As it happens, I was witness to the odious “peace prize” ceremony in the Kremlin: Kent abased himself with extravagant praise for the Soviet Union’s so-called peace initiatives while bitterly denouncing the United States for “committing genocide” in Southeast Asia. The year was 1967-the 50th anniversary of the Bolshevik Revolution-and to mark the occasion, the American media dispatched a regiment of journalists, myself among them, to report on every aspect of the Soviet Union’s half-century of achievement. I was then the art critic for The New York Times , and it was my unhappy assignment to write about the fate of Soviet art, which was still strictly controlled to conform to the tenets of Socialist Realist political kitsch.
Even worse than the official Soviet art, however, was the dismal atmosphere of daily life, not to mention the bad food and the oppressive bureaucracy, which monitored the movements of every foreign visitor. Soviet officialdom then had access to special food shops and luxury items that were denied to ordinary citizens. Foreign newspapers and magazines were prohibited.
The visit was not without elements of comedy. Look magazine, then one of the most popular weeklies in America, had sent the illustrator Norman Rockwell to produce scenes of Soviet life for its issue on the Soviet Union’s anniversary. Rockwell was what in those days was called a rock-ribbed Republican in politics, and there was hardly a person in the world he loathed more than Rockwell Kent. Yet whenever he was introduced to some Soviet bureaucrat in Moscow, he was greeted with an effusive “Welcome to the Soviet fatherland, Mr. Norman Rockwell Kent!” Needless to say, this infuriated Rockwell, but in his illustrations for Look he nonetheless made Soviet life look as quaint and amusing as his famously sentimental covers for the old Saturday Evening Post . How Rockwell Kent felt about this farce has not been recorded.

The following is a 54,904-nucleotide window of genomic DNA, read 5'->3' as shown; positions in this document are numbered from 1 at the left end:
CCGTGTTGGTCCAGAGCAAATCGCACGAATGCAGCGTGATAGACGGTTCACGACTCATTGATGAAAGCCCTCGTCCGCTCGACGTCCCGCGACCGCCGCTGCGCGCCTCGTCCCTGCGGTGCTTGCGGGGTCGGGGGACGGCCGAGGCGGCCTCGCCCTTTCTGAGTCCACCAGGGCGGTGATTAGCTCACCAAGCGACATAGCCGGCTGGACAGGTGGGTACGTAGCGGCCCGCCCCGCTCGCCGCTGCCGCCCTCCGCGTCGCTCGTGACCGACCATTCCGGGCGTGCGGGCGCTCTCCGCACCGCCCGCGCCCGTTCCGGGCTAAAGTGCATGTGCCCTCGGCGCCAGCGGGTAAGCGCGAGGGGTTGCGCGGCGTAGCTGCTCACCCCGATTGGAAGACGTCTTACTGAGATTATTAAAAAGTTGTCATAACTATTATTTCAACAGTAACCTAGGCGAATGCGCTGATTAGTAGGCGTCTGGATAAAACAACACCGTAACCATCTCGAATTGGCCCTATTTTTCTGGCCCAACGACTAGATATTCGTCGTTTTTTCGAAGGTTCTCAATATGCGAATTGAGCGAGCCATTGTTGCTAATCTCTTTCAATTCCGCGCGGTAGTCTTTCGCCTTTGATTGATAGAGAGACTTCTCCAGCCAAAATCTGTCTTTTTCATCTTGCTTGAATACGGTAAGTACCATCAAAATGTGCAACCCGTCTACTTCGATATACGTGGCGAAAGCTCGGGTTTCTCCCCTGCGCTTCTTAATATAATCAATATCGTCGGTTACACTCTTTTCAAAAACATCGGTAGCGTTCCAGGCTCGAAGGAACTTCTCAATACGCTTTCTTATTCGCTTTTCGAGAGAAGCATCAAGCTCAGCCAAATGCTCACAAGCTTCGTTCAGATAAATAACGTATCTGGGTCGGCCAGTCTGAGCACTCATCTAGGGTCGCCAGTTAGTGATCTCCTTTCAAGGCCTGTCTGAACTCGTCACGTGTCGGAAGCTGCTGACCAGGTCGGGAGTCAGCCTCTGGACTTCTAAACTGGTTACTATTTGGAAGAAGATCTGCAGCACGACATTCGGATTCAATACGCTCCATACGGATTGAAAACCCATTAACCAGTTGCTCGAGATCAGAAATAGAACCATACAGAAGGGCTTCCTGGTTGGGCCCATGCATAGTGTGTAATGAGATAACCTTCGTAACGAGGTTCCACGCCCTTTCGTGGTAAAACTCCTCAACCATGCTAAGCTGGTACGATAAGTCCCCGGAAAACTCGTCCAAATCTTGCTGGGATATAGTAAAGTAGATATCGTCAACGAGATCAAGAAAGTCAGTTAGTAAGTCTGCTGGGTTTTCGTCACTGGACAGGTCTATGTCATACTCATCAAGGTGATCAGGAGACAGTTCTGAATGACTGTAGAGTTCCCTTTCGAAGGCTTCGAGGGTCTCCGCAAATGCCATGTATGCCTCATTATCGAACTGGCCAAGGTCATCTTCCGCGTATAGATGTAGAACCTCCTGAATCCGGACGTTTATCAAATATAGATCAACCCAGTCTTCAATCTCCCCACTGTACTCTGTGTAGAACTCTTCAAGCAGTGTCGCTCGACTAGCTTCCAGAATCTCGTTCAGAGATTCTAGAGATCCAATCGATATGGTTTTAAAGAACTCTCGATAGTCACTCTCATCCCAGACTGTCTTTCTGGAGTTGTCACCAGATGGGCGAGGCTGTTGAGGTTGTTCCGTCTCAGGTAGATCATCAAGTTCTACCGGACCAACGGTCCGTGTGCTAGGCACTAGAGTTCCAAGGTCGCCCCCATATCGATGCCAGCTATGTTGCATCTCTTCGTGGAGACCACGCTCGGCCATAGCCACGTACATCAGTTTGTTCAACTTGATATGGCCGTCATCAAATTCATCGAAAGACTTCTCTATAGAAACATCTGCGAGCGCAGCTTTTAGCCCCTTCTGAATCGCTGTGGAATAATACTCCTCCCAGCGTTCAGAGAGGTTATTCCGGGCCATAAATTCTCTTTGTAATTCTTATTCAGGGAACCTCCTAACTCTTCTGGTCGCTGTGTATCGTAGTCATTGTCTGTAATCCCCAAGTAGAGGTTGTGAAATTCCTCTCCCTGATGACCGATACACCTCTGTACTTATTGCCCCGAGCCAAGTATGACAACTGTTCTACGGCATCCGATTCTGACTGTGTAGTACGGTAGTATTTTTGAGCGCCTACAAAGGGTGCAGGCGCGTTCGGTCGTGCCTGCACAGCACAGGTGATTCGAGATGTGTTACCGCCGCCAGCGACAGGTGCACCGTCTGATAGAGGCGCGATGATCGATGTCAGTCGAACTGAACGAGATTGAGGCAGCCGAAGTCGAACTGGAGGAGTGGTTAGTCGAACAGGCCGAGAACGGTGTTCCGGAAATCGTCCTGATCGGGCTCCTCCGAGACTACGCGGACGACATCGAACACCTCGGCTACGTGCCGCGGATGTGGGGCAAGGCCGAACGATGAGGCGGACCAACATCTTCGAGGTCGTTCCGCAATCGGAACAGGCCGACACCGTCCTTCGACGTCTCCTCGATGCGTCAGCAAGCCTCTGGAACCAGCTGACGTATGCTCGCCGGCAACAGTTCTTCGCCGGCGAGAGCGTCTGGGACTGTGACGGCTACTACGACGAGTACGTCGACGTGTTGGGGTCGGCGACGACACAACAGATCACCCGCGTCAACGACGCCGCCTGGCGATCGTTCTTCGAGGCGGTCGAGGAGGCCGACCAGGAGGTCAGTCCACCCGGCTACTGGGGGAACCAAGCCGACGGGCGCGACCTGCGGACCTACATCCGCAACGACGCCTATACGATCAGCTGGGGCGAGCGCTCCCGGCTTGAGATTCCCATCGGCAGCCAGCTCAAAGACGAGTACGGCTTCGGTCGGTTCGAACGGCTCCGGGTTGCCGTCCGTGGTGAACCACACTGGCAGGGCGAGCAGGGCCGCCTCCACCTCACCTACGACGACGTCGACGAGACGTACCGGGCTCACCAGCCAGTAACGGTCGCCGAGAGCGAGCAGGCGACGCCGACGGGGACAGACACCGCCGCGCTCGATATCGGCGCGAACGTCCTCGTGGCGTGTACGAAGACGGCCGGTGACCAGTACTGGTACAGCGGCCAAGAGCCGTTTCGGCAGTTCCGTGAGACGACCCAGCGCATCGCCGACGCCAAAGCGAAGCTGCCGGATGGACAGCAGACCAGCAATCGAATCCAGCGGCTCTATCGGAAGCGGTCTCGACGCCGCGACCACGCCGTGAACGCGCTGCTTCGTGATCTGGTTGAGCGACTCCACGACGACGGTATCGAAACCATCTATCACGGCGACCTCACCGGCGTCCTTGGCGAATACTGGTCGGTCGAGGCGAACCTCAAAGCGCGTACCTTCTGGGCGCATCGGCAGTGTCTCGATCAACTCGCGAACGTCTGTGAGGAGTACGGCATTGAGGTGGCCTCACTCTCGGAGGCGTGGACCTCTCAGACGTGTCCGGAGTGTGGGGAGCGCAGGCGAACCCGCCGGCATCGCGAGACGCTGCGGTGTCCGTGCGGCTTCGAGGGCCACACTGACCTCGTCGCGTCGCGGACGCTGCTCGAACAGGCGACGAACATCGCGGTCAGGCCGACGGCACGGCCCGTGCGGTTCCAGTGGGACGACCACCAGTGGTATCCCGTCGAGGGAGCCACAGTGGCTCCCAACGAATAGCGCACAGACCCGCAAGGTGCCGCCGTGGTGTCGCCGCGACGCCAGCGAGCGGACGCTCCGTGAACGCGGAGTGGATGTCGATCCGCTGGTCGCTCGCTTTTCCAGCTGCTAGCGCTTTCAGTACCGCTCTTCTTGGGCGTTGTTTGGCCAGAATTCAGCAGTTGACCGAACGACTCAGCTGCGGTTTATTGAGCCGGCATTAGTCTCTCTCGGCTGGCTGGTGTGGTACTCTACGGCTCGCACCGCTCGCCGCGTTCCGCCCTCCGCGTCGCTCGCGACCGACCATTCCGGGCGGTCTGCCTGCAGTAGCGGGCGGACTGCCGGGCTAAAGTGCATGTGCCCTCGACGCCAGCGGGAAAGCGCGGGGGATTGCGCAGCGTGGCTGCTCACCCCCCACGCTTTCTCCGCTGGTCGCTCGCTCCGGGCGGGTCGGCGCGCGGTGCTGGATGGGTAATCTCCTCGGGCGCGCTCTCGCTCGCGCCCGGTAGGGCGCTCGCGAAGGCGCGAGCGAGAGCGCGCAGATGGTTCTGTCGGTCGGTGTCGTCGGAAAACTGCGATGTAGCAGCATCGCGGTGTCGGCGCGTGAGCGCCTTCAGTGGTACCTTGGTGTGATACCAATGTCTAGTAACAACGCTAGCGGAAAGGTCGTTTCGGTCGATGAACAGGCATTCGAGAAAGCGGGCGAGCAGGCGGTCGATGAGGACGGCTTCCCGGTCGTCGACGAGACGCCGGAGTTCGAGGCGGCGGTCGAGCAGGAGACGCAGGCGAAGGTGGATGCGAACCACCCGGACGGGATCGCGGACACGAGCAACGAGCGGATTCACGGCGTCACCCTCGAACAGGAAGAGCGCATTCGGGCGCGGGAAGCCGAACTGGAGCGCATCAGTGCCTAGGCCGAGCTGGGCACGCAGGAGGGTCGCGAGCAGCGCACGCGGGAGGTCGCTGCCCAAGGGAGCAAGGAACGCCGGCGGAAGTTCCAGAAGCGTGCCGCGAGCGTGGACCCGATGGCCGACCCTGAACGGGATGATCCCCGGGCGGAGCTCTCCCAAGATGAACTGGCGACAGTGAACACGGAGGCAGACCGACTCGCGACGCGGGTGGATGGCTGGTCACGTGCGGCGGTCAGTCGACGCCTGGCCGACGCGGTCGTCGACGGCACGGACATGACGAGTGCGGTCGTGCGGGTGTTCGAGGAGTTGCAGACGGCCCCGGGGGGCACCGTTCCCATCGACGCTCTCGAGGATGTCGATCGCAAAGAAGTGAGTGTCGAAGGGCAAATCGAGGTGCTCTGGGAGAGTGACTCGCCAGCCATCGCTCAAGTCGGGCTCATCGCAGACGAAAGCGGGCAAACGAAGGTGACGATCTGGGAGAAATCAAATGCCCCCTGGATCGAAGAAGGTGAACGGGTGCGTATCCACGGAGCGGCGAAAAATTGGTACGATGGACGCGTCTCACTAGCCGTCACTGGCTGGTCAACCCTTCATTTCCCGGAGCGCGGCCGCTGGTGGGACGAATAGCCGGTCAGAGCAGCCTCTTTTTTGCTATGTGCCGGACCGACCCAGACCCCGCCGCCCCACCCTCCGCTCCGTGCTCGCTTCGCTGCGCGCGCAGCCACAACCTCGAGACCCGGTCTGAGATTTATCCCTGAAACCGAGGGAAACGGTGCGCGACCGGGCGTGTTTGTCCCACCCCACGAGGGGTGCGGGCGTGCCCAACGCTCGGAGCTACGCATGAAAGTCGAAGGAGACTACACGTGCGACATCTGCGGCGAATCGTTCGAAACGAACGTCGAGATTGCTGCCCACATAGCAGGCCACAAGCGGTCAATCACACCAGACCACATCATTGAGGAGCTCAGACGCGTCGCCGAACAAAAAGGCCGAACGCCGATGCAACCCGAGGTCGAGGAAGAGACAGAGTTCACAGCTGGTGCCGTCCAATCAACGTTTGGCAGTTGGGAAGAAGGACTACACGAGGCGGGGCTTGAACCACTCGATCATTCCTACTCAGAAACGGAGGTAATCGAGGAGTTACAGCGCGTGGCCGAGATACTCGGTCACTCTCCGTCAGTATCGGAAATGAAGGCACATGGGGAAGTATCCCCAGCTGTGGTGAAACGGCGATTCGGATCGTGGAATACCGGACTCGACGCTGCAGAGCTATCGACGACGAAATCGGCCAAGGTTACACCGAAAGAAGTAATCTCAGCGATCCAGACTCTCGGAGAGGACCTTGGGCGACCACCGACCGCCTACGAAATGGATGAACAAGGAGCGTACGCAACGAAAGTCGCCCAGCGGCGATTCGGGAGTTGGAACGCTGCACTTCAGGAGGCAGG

About the issues that are addressed in the Seeing Red show, I think that Victoria Woodhull, the associate director of the Farnsworth, is essentially correct in both of the following excerpts from her essay in the exhibition brochure:
“To this day, it is widely accepted by scholars and the general public that the Farnsworth Museum turned down a large collection of Kent’s works because he had been called to testify before the McCarthy hearings in 1953 ….
“But, it is more likely that the gift of the collection to the Soviet Union is one that simply fell in line with the natural course of Kent’s life. At one of the most fearful and chaotic times in America’s history, Kent was both a victim of his time and an instigator of his destiny.”
Ms. Woodhull also notes how this episode was covered in the American press: “On November 17, 1960, the Boston Herald reported both the museum’s and Kent’s accounts of the gift [to the Soviet Union], while The New York Times and the New York Herald Tribune chose to print Kent’s recollection alone, forever immortalizing the story in the public memory.”
Seeing Red: Rockwell Kent and the Farnsworth Art Museum remains on view at the Farnsworth Art Museum in Rockland, Me., through Nov. 28.